Kowloon Walled City History[edit] Military outpost[edit] Lung Tsun Stone Bridge and Lung Tsun Pavilion (Pavilion for Greeting Officials) of Kowloon Walled City in 1898. The history of the Walled City can be traced back to the Song Dynasty (960–1279), when an outpost was set up to manage the trade of salt. Little took place for hundreds of years afterward, although 30 guards were stationed there in 1668.[1] A small coastal fort was established around 1810.[2] In 1842, during Qing Emperor Daoguang's reign, Hong Kong Island was ceded to Britain by the Treaty of Nanjing. Geek Overcomes Social Anxiety By Turning Life into RPG Gainesville, FL - Area geek Ross Davis has learned to overcome his long-standing social anxiety by turning his life into a Role-Playing Game (RPG). RPG systems such as D&D and GURPS have been part of the geek culture for decades, but they have traditionally served to further cement their participants into Loserdom. With the advent of computerized RPGs such as Neverwinter Nights and the Final Fantasy series, geeks have been able to further socially isolate themselves. Davis claims that his revolutionary application of RPGs can increase a geek's social skill by several levels and result in the accomplishment of new social feats.

NLII Mapping the Learning Space: Teaching Practices for Higher Education A multitude of factors have come together in rapid progression to change the way higher education approaches the classroom, teaching and learning. No better background on these changes can be found than in the Association of American Colleges and Universities' (AAC&U) panel report Great Expectations: A New Vision for Learning as a Nation Goes to College. Technology is rapidly changing what we call a course. Optical Illusions, Videos, Images, Brain Teasers and more! Good Morning and Happy Monday to everyone! Hope the weekend was good and you had a Happy Father’s Day! Today’s optical illusion is remarkable one because it is going to force anyone that sees it to really look at it and use their imagination! So, what do you all see because you are supposed to see a Native American sitting on a horse right next to his village, and there is a beautiful rainbow overhead, which really adds something to the picture. However, that is not all that people are going to see, and their eyes and brain are immediately going to take this picture and start seeing other things in it.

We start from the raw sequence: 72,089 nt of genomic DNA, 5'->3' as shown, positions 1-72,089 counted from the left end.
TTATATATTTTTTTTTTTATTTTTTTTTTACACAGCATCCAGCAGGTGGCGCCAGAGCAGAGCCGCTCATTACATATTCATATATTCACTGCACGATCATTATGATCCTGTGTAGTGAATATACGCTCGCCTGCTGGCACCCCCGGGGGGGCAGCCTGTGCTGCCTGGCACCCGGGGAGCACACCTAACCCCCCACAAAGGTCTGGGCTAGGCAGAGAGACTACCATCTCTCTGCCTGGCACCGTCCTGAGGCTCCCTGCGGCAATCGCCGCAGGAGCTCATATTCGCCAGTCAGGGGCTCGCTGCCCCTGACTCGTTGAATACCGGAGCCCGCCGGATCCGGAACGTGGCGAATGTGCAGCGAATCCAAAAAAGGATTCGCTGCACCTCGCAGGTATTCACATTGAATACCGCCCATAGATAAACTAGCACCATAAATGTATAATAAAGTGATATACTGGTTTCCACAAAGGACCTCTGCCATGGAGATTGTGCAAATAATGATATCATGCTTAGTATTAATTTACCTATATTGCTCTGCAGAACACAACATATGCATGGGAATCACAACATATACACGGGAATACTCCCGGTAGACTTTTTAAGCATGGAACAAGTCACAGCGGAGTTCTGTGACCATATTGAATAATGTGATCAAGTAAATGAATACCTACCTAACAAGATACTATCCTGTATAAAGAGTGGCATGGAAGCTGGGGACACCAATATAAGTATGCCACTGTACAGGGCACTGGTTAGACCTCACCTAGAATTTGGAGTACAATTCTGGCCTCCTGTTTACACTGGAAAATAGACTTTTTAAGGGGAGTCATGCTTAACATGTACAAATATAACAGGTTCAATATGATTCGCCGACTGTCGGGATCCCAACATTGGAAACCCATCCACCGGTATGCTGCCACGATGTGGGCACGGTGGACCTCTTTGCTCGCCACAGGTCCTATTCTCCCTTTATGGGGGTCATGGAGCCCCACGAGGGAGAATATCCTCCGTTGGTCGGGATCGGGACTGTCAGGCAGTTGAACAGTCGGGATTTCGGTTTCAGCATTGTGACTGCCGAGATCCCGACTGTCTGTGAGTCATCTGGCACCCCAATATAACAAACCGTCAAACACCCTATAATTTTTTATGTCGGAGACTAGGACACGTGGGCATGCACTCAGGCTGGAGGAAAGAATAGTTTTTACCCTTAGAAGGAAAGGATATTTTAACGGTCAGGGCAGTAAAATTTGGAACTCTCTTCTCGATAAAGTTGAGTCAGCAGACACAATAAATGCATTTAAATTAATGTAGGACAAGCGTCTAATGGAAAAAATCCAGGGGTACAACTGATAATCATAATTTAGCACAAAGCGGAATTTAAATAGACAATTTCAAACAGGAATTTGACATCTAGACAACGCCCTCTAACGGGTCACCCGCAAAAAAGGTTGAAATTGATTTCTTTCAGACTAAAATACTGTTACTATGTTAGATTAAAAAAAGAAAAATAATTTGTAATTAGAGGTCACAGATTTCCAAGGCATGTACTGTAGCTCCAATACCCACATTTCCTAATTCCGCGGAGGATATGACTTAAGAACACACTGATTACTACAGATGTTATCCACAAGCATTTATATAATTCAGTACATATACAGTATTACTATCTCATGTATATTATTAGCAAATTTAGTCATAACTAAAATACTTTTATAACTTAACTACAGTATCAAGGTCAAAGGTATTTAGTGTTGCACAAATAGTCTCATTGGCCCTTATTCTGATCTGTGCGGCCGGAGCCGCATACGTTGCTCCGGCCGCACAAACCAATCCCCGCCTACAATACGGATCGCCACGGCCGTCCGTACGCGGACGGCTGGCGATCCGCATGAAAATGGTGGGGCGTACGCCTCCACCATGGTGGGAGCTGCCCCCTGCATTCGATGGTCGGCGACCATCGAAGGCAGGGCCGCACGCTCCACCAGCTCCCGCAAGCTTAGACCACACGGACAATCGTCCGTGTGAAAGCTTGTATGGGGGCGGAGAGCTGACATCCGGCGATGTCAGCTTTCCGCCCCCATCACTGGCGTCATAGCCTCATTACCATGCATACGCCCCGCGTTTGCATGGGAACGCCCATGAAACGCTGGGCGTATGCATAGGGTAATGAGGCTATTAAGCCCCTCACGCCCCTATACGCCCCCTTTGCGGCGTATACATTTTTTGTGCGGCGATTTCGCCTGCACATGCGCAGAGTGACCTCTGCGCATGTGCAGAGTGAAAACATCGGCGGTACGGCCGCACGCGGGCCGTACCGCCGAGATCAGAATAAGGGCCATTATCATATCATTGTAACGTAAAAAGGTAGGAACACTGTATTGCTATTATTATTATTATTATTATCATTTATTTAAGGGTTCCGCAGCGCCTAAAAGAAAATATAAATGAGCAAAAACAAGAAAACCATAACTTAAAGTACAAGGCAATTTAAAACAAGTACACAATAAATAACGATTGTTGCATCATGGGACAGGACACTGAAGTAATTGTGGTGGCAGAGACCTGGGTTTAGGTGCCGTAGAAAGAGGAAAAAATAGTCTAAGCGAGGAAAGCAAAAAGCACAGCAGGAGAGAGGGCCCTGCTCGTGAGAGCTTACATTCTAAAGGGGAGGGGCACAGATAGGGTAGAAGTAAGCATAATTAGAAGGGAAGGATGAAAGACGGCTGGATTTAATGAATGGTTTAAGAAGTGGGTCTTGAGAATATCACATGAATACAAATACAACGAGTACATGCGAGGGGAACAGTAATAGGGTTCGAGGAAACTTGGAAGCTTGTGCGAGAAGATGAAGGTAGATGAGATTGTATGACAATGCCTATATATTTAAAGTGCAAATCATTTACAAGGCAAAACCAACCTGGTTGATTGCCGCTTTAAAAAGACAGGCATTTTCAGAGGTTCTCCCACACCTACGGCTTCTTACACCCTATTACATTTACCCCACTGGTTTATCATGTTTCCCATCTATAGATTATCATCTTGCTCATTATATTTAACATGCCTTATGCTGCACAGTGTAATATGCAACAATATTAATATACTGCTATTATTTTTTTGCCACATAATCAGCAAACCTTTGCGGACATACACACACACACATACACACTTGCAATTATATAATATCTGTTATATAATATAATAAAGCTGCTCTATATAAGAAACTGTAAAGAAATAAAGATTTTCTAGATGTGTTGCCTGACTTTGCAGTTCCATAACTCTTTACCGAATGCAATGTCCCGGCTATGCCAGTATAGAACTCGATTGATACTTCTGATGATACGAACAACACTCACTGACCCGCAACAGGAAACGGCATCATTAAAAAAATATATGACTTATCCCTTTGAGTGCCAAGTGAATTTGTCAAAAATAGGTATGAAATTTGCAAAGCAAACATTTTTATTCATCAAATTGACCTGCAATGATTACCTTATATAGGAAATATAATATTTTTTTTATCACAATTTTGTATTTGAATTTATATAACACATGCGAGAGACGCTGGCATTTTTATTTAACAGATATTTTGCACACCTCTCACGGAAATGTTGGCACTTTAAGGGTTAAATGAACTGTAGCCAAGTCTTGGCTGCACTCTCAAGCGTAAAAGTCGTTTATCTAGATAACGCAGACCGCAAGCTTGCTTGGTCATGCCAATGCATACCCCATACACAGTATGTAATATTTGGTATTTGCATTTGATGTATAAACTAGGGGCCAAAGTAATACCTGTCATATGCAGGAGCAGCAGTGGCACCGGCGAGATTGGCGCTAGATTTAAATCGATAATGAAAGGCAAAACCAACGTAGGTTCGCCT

The Unintended Consequences of Transparency Before I get started I want to thank everyone for all the comments on last week’s post, Reconsidering Gift Economies. I will return to that topic next week with some revised thinking. This week I want to shift topics, inspired by an interview with election expert David Brady, via Russ Roberts of EconTalk, which suggests some curious conclusions regarding the benefits of transparency. The part that captured my attention was a discussion of what Brady calls ‘the personal vote‘. He is referring to the trend, beginning in the mid 1960s of congressional candidates running more on the basis of their personal characteristics and relying less on their party affiliation. It is important to be clear, he isn’t arguing that candidates became less partisan…only that candidates increasingly positioned themselves as individuals with unique platforms rather than as ‘the Party X candidate’.